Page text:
The following HTML text is provided to enhance online
readability. Many aspects of typography translate only awkwardly to HTML.
Please use the page image
as the authoritative form to ensure accuracy.
Learning Science in Informal Environments: People, Places, and Pursuits
is often marginalized by traditional emphases on mathematics and literacy. This is quite evident under current federal education policy, which creates incentives for mathematics and literacy instruction and which appears to be reducing instructional time in science and other subject matters, especially in the early grades (e.g., Center on Education Policy, 2008). Finally—though it needn’t be and isn’t always so—much of science instruction in schools focuses narrowly on received knowledge and simplistic notions of scientific practice (Lemke, 1992; Newton, Driver, and Osborne, 1999; National Research Council, 2007; Rudolph, 2002). Clearly, informal environments can and should play an important role in science education now more than ever.
Learning science in informal environments has the potential to bolster science education broadly on a national scale. This is evident in reports from national initiatives to improve education in science, technology, engineering, and mathematics (STEM) in the United States. For example, both the Academic Competitiveness Council and the National Science Board were charged with reviewing the effectiveness of all federally funded STEM education programs, as well as recommending ways to coordinate and integrate the programs. The council’s report cites informal education as one of three integral pieces of the U.S. education system (the other two being K-12 education and higher education) needed to ensure “U.S. economic competitiveness, particularly the future ability of the nation’s education institutions to produce citizens literate in STEM concepts and to produce future scientists, engineers, mathematicians, and technologists” (U.S. Department of Education, 2007, p. 5). Federal interest in informal environments is also reflected in the National Science Board’s report on the critical needs in STEM education (National Science Board, 2007). The National Science Board report stresses the need for coherence in this kind of learning and an adequate supply of well-prepared and effective STEM teachers. It calls for coordination of formal and informal environments to enhance curriculum and teacher development. Informal education is described as an essential conduit to increase public interest in and understanding and appreciation of science, technology, engineering, and mathematics. Furthermore, the report calls for the informal education community to be represented on a nonfederal national council for STEM education that would coordinate education efforts in this area.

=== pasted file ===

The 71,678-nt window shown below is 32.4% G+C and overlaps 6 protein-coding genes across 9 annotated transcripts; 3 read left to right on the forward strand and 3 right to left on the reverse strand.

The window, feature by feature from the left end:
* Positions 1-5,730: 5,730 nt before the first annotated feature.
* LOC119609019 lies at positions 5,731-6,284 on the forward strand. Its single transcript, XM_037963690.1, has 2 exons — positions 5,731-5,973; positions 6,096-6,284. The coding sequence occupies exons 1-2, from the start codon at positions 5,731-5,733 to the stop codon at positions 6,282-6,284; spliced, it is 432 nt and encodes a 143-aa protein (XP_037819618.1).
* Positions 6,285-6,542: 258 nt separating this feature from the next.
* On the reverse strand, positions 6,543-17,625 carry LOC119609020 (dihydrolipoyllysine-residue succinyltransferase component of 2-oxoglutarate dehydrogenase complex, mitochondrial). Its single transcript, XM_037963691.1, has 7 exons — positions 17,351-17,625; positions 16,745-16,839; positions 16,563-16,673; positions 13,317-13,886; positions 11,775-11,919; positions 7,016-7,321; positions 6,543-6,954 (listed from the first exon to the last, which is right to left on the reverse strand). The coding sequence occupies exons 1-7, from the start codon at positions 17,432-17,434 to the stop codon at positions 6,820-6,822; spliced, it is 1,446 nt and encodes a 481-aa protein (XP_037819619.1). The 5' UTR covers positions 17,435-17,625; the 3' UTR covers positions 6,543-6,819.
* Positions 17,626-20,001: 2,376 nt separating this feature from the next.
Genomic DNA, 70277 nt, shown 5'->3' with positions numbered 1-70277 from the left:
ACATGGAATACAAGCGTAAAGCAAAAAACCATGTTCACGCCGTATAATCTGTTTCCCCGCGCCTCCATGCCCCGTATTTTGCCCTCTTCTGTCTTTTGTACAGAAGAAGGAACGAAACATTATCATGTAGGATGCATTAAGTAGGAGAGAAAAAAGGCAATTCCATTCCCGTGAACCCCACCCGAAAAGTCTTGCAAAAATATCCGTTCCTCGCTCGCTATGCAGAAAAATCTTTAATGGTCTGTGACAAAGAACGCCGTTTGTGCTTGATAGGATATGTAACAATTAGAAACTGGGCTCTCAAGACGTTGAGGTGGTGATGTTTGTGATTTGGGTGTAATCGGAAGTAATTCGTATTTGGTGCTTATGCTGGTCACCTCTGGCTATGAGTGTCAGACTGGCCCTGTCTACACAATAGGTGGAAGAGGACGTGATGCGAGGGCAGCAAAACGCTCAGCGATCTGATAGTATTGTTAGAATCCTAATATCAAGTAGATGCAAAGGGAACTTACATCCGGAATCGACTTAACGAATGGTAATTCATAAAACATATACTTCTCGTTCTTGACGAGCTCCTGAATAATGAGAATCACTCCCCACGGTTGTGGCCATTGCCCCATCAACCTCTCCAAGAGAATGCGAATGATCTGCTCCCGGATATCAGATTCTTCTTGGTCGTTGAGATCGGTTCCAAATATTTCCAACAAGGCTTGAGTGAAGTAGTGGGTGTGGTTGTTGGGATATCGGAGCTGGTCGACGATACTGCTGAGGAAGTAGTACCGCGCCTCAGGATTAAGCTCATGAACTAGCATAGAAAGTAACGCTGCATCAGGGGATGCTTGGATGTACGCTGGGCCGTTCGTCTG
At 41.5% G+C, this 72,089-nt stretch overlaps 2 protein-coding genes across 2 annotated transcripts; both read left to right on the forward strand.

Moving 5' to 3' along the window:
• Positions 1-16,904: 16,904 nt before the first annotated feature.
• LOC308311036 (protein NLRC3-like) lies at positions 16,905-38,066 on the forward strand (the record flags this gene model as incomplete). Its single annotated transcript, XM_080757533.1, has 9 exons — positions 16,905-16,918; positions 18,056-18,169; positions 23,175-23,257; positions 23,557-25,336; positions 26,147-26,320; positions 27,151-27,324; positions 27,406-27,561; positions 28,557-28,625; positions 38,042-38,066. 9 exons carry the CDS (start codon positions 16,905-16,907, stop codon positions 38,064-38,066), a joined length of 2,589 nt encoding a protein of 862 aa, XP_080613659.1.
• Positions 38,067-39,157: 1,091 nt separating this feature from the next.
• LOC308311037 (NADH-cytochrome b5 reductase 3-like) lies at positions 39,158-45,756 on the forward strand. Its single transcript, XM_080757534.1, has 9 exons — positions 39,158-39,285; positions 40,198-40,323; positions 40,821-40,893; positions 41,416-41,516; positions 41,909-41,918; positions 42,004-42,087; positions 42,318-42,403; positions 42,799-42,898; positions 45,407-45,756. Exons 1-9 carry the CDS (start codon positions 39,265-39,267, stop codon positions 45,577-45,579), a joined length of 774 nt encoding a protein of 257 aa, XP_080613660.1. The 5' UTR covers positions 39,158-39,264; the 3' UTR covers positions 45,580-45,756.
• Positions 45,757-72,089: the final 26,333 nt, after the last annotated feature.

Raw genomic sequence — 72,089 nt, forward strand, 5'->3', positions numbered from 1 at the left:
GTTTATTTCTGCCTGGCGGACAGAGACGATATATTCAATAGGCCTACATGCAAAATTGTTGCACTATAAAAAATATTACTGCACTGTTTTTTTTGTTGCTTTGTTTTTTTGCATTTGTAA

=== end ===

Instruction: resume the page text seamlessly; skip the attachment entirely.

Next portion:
This report echoes the need for greater coherence and integration of informal environments and K-12 functions and classrooms, and it urges a careful analysis of the goals and objectives of learning science in informal environments. While often complementary and sometimes overlapping with the goals of schools, the goals of informal environments are not identical to them. Differences may stem from the populations that participate in school and nonschool settings, the fact that participation is compulsory in K-12 settings (but is typically not in nonschool settings), and the relative emphasis placed on affective and emotional engagement across these settings. Yet, despite these differences schools and informal settings share a common inter-